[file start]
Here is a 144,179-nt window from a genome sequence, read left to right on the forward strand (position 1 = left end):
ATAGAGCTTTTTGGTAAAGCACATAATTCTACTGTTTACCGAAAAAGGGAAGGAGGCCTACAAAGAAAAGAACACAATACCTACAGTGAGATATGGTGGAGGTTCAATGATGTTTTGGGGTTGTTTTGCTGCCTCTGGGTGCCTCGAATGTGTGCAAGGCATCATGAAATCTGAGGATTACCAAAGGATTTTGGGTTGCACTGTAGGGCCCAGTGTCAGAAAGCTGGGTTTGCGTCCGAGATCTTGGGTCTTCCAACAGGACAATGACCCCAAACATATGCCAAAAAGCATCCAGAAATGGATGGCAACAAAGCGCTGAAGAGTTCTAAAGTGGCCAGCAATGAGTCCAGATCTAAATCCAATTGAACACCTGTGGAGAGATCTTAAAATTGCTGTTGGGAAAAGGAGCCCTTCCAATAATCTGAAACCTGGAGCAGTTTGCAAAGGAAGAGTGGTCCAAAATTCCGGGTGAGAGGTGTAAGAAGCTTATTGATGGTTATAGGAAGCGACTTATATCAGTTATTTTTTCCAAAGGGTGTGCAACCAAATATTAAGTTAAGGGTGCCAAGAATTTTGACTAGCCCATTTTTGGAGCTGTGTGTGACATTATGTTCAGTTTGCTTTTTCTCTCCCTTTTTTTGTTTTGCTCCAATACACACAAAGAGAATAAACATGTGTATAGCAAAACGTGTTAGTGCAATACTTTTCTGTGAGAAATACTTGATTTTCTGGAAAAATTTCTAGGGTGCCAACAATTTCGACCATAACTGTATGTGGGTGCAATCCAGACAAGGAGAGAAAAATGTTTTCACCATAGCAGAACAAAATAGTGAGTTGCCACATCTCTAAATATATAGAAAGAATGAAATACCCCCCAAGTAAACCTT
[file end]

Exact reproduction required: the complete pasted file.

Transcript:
Here is a 144,179-nt window from a genome sequence, read left to right on the forward strand (position 1 = left end):
ATAGAGCTTTTTGGTAAAGCACATAATTCTACTGTTTACCGAAAAAGGGAAGGAGGCCTACAAAGAAAAGAACACAATACCTACAGTGAGATATGGTGGAGGTTCAATGATGTTTTGGGGTTGTTTTGCTGCCTCTGGGTGCCTCGAATGTGTGCAAGGCATCATGAAATCTGAGGATTACCAAAGGATTTTGGGTTGCACTGTAGGGCCCAGTGTCAGAAAGCTGGGTTTGCGTCCGAGATCTTGGGTCTTCCAACAGGACAATGACCCCAAACATATGCCAAAAAGCATCCAGAAATGGATGGCAACAAAGCGCTGAAGAGTTCTAAAGTGGCCAGCAATGAGTCCAGATCTAAATCCAATTGAACACCTGTGGAGAGATCTTAAAATTGCTGTTGGGAAAAGGAGCCCTTCCAATAATCTGAAACCTGGAGCAGTTTGCAAAGGAAGAGTGGTCCAAAATTCCGGGTGAGAGGTGTAAGAAGCTTATTGATGGTTATAGGAAGCGACTTATATCAGTTATTTTTTCCAAAGGGTGTGCAACCAAATATTAAGTTAAGGGTGCCAAGAATTTTGACTAGCCCATTTTTGGAGCTGTGTGTGACATTATGTTCAGTTTGCTTTTTCTCTCCCTTTTTTTGTTTTGCTCCAATACACACAAAGAGAATAAACATGTGTATAGCAAAACGTGTTAGTGCAATACTTTTCTGTGAGAAATACTTGATTTTCTGGAAAAATTTCTAGGGTGCCAACAATTTCGACCATAACTGTATGTGGGTGCAATCCAGACAAGGAGAGAAAAATGTTTTCACCATAGCAGAACAAAATAGTGAGTTGCCACATCTCTAAATATATAGAAAGAATGAAATACCCCCCAAGTAAACCTT